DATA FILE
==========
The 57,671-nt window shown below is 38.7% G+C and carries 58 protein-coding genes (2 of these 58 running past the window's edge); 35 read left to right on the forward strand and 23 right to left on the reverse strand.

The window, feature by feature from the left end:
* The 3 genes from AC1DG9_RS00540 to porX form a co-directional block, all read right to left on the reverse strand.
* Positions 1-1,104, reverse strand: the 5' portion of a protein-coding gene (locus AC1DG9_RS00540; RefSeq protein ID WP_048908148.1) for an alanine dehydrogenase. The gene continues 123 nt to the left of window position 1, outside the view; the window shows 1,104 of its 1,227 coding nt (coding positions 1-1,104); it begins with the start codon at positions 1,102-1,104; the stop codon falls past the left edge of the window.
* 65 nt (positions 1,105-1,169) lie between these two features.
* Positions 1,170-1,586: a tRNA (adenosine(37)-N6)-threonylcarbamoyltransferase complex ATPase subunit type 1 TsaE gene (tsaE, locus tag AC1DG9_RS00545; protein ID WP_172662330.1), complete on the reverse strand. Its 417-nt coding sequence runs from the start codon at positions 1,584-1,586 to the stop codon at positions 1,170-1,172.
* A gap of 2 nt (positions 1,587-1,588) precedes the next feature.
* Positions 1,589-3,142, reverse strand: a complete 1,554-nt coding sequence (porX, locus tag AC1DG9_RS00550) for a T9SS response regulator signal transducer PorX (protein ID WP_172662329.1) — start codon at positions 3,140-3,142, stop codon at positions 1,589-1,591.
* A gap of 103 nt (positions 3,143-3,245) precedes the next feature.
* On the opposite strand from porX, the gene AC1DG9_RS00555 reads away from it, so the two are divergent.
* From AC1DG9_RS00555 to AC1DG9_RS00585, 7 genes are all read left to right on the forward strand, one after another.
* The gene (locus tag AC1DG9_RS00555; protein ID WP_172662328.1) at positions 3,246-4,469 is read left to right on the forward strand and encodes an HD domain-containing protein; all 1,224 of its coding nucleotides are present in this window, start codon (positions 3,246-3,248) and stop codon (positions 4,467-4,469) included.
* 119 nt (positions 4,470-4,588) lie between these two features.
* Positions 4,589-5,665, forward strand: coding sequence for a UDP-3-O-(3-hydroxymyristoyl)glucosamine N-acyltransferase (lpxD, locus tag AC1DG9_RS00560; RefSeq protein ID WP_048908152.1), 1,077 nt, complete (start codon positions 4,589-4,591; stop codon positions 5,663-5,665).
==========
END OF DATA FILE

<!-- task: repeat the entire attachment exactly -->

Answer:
The 57,671-nt window shown below is 38.7% G+C and carries 58 protein-coding genes (2 of these 58 running past the window's edge); 35 read left to right on the forward strand and 23 right to left on the reverse strand.

The window, feature by feature from the left end:
* The 3 genes from AC1DG9_RS00540 to porX form a co-directional block, all read right to left on the reverse strand.
* Positions 1-1,104, reverse strand: the 5' portion of a protein-coding gene (locus AC1DG9_RS00540; RefSeq protein ID WP_048908148.1) for an alanine dehydrogenase. The gene continues 123 nt to the left of window position 1, outside the view; the window shows 1,104 of its 1,227 coding nt (coding positions 1-1,104); it begins with the start codon at positions 1,102-1,104; the stop codon falls past the left edge of the window.
* 65 nt (positions 1,105-1,169) lie between these two features.
* Positions 1,170-1,586: a tRNA (adenosine(37)-N6)-threonylcarbamoyltransferase complex ATPase subunit type 1 TsaE gene (tsaE, locus tag AC1DG9_RS00545; protein ID WP_172662330.1), complete on the reverse strand. Its 417-nt coding sequence runs from the start codon at positions 1,584-1,586 to the stop codon at positions 1,170-1,172.
* A gap of 2 nt (positions 1,587-1,588) precedes the next feature.
* Positions 1,589-3,142, reverse strand: a complete 1,554-nt coding sequence (porX, locus tag AC1DG9_RS00550) for a T9SS response regulator signal transducer PorX (protein ID WP_172662329.1) — start codon at positions 3,140-3,142, stop codon at positions 1,589-1,591.
* A gap of 103 nt (positions 3,143-3,245) precedes the next feature.
* On the opposite strand from porX, the gene AC1DG9_RS00555 reads away from it, so the two are divergent.
* From AC1DG9_RS00555 to AC1DG9_RS00585, 7 genes are all read left to right on the forward strand, one after another.
* The gene (locus tag AC1DG9_RS00555; protein ID WP_172662328.1) at positions 3,246-4,469 is read left to right on the forward strand and encodes an HD domain-containing protein; all 1,224 of its coding nucleotides are present in this window, start codon (positions 3,246-3,248) and stop codon (positions 4,467-4,469) included.
* 119 nt (positions 4,470-4,588) lie between these two features.
* Positions 4,589-5,665, forward strand: coding sequence for a UDP-3-O-(3-hydroxymyristoyl)glucosamine N-acyltransferase (lpxD, locus tag AC1DG9_RS00560; RefSeq protein ID WP_048908152.1), 1,077 nt, complete (start codon positions 4,589-4,591; stop codon positions 5,663-5,665).